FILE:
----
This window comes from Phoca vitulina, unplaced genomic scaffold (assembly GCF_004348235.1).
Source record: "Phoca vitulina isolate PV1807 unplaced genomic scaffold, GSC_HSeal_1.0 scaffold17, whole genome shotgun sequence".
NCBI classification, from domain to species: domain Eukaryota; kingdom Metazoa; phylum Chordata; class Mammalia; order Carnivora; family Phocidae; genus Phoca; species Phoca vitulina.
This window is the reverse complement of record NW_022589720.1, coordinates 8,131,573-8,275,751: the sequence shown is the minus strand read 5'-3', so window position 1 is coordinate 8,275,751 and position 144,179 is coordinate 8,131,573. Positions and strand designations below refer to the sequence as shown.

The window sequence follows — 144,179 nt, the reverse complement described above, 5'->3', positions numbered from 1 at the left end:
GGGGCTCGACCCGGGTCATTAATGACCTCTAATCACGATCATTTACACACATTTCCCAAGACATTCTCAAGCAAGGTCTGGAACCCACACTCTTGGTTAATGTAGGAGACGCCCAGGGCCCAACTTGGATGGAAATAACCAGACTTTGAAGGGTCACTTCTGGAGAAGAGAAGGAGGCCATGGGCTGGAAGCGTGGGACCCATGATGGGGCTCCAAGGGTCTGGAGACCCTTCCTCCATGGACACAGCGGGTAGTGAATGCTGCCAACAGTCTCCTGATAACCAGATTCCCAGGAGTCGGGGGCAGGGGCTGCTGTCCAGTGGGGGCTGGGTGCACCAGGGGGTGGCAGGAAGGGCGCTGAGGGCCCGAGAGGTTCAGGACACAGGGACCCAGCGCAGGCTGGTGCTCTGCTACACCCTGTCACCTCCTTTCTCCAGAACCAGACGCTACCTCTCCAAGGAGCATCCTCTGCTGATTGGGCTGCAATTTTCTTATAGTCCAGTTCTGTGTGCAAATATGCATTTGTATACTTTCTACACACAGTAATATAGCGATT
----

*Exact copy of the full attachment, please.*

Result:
This window comes from Phoca vitulina, unplaced genomic scaffold (assembly GCF_004348235.1).
Source record: "Phoca vitulina isolate PV1807 unplaced genomic scaffold, GSC_HSeal_1.0 scaffold17, whole genome shotgun sequence".
NCBI classification, from domain to species: domain Eukaryota; kingdom Metazoa; phylum Chordata; class Mammalia; order Carnivora; family Phocidae; genus Phoca; species Phoca vitulina.
This window is the reverse complement of record NW_022589720.1, coordinates 8,131,573-8,275,751: the sequence shown is the minus strand read 5'-3', so window position 1 is coordinate 8,275,751 and position 144,179 is coordinate 8,131,573. Positions and strand designations below refer to the sequence as shown.

The window sequence follows — 144,179 nt, the reverse complement described above, 5'->3', positions numbered from 1 at the left end:
GGGGCTCGACCCGGGTCATTAATGACCTCTAATCACGATCATTTACACACATTTCCCAAGACATTCTCAAGCAAGGTCTGGAACCCACACTCTTGGTTAATGTAGGAGACGCCCAGGGCCCAACTTGGATGGAAATAACCAGACTTTGAAGGGTCACTTCTGGAGAAGAGAAGGAGGCCATGGGCTGGAAGCGTGGGACCCATGATGGGGCTCCAAGGGTCTGGAGACCCTTCCTCCATGGACACAGCGGGTAGTGAATGCTGCCAACAGTCTCCTGATAACCAGATTCCCAGGAGTCGGGGGCAGGGGCTGCTGTCCAGTGGGGGCTGGGTGCACCAGGGGGTGGCAGGAAGGGCGCTGAGGGCCCGAGAGGTTCAGGACACAGGGACCCAGCGCAGGCTGGTGCTCTGCTACACCCTGTCACCTCCTTTCTCCAGAACCAGACGCTACCTCTCCAAGGAGCATCCTCTGCTGATTGGGCTGCAATTTTCTTATAGTCCAGTTCTGTGTGCAAATATGCATTTGTATACTTTCTACACACAGTAATATAGCGATT